Inflation inflation inflation a new TV show starring Meryvn King and Kirsty

Yahoo: British Gas puts prices up by 18pc

British Gas customers will pay an extra £200 a year after the energy giant became the latest to raise its energy prices. British Gas is putting its prices up by an average of 18pc or £121 for gas and 16pc or £71 for electricity from August 18. It means that the average household bill for a dual fuel British Gas customer will now go up from £1,096 to £1,288 an increase of £192 or 17.5pc.

Posted by mark @ 10:54 AM 14 Comments

Churches See The Light

Christian Today: Rural communities feeling the squeeze of second home ownership

Representatives of church denominations across East Anglia were warned about the impact of second home ownership during the Faith in Affordable Housing (FIAH) conference at Norwich Cathedral today. Housing Justice deputy director Alastair Murray said that high property prices, caused in part by the growth of second home ownership, was leading to a breakdown of the very rural communities these home owners wanted to spend their weekends and retirement in.

Posted by rantnrave @ 09:42 AM 17 Comments

Cashing in on people saving for a house?

Mail: Capital betrayal - Shame of the banks that fail to pass on low rates

"Simon Rose, from the campaign group Save Our Savers, said people’s savings are being ‘massively eroded.’ He said: ‘The thrifty and responsible are effectively subsidising the profligate and foolish.’ Mr Rose has written to the Bank of England to raise the plight of savers. He added: ‘A country without savings is a country without a future".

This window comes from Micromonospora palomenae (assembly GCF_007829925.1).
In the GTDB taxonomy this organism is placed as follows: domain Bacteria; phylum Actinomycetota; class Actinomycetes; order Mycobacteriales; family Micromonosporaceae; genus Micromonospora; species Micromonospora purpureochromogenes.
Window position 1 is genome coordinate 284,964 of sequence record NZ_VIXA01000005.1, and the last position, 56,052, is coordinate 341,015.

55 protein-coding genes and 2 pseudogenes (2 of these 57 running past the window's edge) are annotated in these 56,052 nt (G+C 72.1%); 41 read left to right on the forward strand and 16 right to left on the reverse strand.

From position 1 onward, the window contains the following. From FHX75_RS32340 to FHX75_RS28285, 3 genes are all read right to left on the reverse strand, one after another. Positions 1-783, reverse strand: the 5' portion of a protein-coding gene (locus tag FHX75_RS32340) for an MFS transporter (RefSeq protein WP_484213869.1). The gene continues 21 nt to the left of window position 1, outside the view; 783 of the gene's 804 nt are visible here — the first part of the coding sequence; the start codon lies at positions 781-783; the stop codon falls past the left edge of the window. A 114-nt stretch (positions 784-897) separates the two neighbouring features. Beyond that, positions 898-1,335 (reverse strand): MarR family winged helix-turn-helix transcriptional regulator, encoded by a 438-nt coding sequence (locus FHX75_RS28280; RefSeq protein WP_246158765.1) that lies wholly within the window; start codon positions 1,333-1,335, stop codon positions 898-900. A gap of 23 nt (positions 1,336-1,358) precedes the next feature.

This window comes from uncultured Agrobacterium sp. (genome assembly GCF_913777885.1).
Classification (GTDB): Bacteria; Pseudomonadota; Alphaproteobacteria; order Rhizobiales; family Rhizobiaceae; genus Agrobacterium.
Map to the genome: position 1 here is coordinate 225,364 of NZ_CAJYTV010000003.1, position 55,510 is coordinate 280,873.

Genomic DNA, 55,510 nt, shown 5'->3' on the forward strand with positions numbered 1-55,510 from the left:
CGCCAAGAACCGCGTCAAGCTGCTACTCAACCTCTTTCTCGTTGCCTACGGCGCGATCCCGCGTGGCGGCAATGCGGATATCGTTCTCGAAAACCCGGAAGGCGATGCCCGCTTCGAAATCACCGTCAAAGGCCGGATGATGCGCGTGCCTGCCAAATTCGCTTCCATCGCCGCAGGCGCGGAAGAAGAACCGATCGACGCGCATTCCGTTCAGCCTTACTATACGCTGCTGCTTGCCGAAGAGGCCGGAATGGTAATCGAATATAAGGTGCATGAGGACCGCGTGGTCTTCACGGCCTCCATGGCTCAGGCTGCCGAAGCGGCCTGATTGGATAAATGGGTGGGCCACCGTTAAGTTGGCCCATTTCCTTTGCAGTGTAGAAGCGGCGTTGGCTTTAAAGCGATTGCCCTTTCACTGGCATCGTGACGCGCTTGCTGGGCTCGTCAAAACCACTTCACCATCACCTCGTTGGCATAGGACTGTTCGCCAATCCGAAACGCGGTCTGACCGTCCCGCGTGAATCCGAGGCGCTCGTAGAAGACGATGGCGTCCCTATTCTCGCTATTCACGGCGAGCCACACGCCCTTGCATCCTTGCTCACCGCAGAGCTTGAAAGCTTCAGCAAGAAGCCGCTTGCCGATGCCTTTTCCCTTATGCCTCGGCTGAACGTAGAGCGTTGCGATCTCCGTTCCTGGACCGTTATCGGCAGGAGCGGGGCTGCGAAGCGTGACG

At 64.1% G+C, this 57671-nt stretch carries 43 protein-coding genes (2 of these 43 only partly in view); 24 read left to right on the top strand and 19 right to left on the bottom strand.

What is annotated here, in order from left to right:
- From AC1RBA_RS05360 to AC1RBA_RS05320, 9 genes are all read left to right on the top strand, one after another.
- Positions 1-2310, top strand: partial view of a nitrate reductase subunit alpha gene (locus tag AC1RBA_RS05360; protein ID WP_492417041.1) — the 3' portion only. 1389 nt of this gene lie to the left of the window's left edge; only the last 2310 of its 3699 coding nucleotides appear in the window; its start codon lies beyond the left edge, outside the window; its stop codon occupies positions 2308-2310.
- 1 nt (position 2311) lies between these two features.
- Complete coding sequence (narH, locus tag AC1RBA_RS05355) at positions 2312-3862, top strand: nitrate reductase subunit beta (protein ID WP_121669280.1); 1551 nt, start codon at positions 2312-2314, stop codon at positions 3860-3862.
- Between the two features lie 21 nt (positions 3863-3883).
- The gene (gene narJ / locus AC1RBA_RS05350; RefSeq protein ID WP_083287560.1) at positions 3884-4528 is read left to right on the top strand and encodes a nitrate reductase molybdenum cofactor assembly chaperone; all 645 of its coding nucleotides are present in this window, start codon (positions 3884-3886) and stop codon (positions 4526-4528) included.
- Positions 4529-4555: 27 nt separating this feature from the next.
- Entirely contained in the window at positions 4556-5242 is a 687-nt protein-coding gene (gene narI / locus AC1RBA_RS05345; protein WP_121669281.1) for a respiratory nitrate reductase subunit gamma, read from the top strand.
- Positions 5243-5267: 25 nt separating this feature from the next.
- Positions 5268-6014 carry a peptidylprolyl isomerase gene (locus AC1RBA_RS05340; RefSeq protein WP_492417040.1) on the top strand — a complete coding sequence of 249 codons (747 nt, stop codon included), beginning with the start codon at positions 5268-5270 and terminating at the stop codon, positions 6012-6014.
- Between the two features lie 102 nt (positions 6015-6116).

Posted by alan @ 08:59 AM 10 Comments

LSL Acadametrics: -0.8%MoM, -1.4% YoY

Bloomberg: U.K. House Prices Decline to Lowest Level in 17 Months

I've always thought Acadametrics was the most accurate index :p

Posted by little professor @ 08:33 AM 3 Comments

Investment outlook for UK property pooe

ArabianMoney: Why the basics look so bad for investment in UK property

Still historically high house prices, very low rental returns and interest rates that are so low that they cannot last. This is the toxic cocktail facing would be investors in UK housing this summer.

Posted by david smith @ 03:13 AM 0 Comments

Thursday, July 7, 2011

Deficit Reduction 101

Center for Economic and Policy Research: Central Banks and Budget Deficits